Battle Over Affordable Care Act Intensifies As North Korea Ratchets Up Tensions With Trump

NEW YORK (CBSNewYork/AP) — Time is ticking on the newest health care bill, and Republican lawmakers are desperate to hold on to every vote as it seems the proposal to repeal and replace Obamacare is in deep trouble.

As CBS2’s Dick Brennan reported, protesters disrupted the start of a Senate hearing Monday on the latest Republican healthcare bill. When the hearing finally got underway, the bill’s co-sponsor, Senator Lindsay Graham (R-SC), defended his legislation.

“We’re gonna send the money back to the states,” he said. “You can’t spend it on roads and bridges, gotta spend it on healthcare. So you’re gonna have flexibility but you’re gonna have accountability.”

Senators John McCain of Arizona and Rand Paul of Kentucky announced they were against the bill, and late Monday Senator Susan Collins of Maine announced she too would oppose the proposal.

The new version of the bill sweetens the pot for states with wavering senators, with more money going to Arizona, Maine, and Alaska. But some on the Hill insist it won’t matter.

“I would have to vote against this health care bill, because it cuts $19 billion in Medicaid to New York, but I see as far as I can tell, this is dead, there is no chance,” New York Republican Congressman Peter King said.

Meanwhile, North Korea’s top diplomat says President Donald Trump’s tweet that leader Kim Jong Un “won’t be around much longer” was a declaration of war against his country by the United States.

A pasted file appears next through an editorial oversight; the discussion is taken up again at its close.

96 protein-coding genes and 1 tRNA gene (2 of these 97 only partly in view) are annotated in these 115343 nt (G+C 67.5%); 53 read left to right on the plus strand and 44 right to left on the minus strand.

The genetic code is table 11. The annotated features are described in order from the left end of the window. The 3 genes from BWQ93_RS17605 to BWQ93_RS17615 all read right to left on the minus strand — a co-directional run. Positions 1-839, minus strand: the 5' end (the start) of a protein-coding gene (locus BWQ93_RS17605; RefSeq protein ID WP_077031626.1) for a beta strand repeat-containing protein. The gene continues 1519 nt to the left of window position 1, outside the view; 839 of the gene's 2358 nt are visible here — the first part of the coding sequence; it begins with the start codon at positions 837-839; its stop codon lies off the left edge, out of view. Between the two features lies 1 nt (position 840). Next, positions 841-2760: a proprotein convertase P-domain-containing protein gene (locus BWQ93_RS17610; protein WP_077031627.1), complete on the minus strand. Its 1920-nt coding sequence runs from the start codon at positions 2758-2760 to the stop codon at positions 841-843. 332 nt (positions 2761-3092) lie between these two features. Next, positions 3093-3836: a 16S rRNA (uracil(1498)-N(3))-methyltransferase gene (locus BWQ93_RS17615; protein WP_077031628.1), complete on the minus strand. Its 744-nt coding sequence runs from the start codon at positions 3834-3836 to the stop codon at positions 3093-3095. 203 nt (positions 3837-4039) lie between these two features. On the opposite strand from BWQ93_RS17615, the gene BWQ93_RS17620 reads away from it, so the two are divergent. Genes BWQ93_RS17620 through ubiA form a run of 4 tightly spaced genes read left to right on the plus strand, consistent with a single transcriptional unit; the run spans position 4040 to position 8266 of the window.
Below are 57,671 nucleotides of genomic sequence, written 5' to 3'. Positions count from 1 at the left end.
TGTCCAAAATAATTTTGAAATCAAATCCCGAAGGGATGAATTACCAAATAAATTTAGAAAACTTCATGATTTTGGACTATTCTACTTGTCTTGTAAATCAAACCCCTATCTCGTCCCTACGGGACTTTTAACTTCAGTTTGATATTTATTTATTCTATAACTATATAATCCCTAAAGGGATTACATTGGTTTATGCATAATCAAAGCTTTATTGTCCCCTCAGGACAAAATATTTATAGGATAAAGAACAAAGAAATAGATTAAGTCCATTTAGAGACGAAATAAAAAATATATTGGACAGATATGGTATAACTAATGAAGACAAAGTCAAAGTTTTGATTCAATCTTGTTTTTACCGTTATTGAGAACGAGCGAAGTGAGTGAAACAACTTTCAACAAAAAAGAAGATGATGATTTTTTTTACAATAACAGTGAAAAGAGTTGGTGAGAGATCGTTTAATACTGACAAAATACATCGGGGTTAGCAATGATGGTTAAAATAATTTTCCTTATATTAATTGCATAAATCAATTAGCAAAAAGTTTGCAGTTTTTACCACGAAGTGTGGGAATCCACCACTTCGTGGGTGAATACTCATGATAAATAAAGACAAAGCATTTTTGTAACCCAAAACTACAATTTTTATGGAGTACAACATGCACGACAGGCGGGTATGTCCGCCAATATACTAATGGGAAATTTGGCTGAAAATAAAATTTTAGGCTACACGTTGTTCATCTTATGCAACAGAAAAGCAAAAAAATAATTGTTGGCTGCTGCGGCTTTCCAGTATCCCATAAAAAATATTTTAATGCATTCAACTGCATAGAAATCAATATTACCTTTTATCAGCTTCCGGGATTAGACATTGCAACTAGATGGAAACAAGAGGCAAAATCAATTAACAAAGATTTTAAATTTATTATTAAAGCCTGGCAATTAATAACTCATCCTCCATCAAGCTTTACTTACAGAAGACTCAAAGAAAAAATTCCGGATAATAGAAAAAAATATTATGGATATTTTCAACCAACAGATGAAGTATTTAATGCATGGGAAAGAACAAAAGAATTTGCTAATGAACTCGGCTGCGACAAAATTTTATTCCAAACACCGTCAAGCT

Foreign Minister Ri Yong Ho told reporters Monday that what he called Trump’s “declaration of war” gives North Korea “every right” under the U.N. Charter to take countermeasures, “including the right to shoot down the United States strategic bombers even they’re not yet inside the airspace border of our country.”

Ri referred to Trump’s tweet Saturday that said: “Just heard Foreign Minister of North Korea speak at U.N. If he echoes thoughts of Little Rocket Man, they won’t be around much longer!”

Ri said: “The question of who won’t be around much longer will be answered then.”

Trump also replaced his revised travel ban by imposing new restrictions on travel to the U.S. from eight foreign countries that the administration says are lacking in vetting and information sharing.

The president signed the executive order on Sunday. The restrictions apply to Chad, Iran, Libya, Somalia, Syria, Yemen and North Korea.

Certain Venezuelan government officials and their immediate families are also barred from entering the U.S. Each country has its own tailored restrictions.

(© Copyright 2017 The Associated Press. All Rights Reserved. This material may not be published, broadcast, rewritten or redistributed.)

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